One thing that a lot of people have trouble deciding is whether to find a training partner or not. The thought of a training partner may be appealing to some, but the reality might be a bit different on how to find a Training Partner.
Is working out with a training partner right for you?
Pro's of having a training partner
There are certainly some advantages to having a training partner. For example, he or she can always help with forced reps at the end of a set where you know you wouldn’t be able to do them by yourself. If you’re “just not feelin’ it” that day, you can feed off of your partner’s energy. Then there’s the ability to push each other to higher and higher intensity during the workout. And, finally, your partner can be a source of feedback about form, progress, etc.
Con's of having a training partner
Now for the disadvantages. Are they reliable and on time? If not you may be doing a lot of waiting. And, I don’t know about you, but when people go to the gym to train, they have no time to waste. They can’t be sitting there waiting for someone to get there. Something else to consider – is your training partner selfish? If he/she is, then you won’t get any of the benefits we spoke about above. If all he/she is worried about is getting a workout in and then checking themselves in the mirror, that will more than likely not work for you and your goals.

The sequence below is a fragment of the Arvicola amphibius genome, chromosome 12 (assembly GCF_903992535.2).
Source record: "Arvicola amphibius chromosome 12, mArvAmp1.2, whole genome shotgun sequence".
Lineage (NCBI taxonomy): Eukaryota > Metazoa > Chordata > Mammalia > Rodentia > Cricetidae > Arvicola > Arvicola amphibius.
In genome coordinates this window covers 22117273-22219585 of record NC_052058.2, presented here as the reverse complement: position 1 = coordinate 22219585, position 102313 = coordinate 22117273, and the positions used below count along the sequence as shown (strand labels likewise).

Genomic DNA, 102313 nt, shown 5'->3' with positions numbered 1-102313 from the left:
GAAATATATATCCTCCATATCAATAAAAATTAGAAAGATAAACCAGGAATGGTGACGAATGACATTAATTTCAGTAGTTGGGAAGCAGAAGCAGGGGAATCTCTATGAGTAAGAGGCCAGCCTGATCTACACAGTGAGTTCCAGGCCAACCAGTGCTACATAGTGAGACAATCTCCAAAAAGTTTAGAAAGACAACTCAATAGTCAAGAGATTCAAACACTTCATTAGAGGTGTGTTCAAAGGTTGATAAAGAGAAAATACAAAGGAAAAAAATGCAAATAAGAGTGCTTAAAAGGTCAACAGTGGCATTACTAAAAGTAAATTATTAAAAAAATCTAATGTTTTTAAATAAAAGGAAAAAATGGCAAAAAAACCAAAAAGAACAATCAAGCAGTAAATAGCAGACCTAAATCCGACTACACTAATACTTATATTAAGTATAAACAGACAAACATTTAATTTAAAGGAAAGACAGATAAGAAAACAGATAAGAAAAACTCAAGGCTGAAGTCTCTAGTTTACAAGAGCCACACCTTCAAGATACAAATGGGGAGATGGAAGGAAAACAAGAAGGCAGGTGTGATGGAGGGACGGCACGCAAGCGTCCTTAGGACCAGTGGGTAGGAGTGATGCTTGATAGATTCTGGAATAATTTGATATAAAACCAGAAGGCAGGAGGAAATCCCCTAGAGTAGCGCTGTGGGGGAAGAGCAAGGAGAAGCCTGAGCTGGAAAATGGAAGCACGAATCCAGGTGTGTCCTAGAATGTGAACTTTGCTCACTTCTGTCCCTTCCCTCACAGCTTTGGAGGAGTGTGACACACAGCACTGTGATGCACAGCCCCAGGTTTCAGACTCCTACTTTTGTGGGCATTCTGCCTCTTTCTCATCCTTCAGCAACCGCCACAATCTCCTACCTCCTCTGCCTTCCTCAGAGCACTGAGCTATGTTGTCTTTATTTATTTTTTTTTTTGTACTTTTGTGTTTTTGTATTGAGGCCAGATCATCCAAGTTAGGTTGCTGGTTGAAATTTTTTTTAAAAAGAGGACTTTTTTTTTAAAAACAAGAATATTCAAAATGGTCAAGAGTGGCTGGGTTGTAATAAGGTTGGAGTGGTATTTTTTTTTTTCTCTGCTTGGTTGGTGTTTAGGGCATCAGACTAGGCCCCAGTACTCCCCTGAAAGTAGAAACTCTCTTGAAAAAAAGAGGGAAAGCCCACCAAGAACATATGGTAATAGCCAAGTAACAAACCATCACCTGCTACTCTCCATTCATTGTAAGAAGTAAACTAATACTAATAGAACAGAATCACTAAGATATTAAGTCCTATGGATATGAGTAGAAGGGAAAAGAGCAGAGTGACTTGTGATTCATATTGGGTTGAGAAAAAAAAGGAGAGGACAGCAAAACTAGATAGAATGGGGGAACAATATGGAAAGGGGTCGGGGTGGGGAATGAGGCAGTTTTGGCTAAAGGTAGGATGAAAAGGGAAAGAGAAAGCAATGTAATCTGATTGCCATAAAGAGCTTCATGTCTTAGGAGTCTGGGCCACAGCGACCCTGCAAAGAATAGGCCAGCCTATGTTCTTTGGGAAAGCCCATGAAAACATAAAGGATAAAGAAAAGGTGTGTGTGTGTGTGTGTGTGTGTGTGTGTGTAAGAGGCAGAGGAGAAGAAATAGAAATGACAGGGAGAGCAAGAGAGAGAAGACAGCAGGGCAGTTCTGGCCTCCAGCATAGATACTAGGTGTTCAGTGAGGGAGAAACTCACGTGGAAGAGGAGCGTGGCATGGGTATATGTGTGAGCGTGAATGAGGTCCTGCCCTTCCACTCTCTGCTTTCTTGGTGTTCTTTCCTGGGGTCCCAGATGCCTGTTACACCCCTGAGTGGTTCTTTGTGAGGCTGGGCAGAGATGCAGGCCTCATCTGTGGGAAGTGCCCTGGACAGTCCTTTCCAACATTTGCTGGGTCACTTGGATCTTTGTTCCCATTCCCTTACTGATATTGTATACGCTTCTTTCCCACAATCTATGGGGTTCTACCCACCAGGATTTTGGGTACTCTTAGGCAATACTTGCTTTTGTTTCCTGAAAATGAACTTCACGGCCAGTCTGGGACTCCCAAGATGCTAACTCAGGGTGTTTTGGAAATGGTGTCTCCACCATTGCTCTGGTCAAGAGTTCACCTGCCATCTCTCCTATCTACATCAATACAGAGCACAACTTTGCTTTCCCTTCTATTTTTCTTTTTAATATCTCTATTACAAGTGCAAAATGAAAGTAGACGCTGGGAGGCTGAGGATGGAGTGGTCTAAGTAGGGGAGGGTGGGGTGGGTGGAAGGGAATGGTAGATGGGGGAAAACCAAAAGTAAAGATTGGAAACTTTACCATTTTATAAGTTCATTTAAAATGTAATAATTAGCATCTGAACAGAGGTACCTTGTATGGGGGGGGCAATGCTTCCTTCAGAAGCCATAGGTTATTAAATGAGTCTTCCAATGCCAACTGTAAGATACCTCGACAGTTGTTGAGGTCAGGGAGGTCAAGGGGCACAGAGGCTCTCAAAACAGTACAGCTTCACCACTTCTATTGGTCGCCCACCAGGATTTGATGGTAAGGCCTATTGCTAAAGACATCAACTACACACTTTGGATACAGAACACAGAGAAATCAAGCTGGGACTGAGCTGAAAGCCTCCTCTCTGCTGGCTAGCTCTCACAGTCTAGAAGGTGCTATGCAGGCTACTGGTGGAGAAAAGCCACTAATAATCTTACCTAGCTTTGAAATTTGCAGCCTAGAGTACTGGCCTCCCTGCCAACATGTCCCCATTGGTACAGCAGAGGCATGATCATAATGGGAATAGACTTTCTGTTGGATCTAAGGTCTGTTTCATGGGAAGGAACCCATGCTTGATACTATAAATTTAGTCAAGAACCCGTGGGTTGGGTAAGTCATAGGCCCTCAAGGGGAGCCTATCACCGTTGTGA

Tips for picking the right person
But even if your training partner is on time and isn't selfish, here are a couple additional questions to ask yourself before moving forward. Does your partner have the same goals you do? In other words, is one person preparing for a contest vs. the other in a mass gaining phase? That could lead to issues down the road the closer the contest competitor gets to the show.
Also, does your partner roughly have the same strength as you? This may not seem like a very important question to ask, but if you are experienced and relatively strong and your partner is a beginner (or a smaller female), you may not be thrilled about racking and re-racking your own weights between sets. It may not be a problem for you, but it could be. It could also limit your progress in the gym.
The take home message here is that there are a number of things to consider before taking on a training partner. The pros may outweigh the cons for you. Then again, they may not. That’s something only you can answer. Most people train by themselves pretty much their entire training-life, not always because they want to but because it can be difficult to find anyone who shared the same desires/goals at the same time. However,when you finally start training consistently with a partner and it's a right fit it can really take your training to a higher level.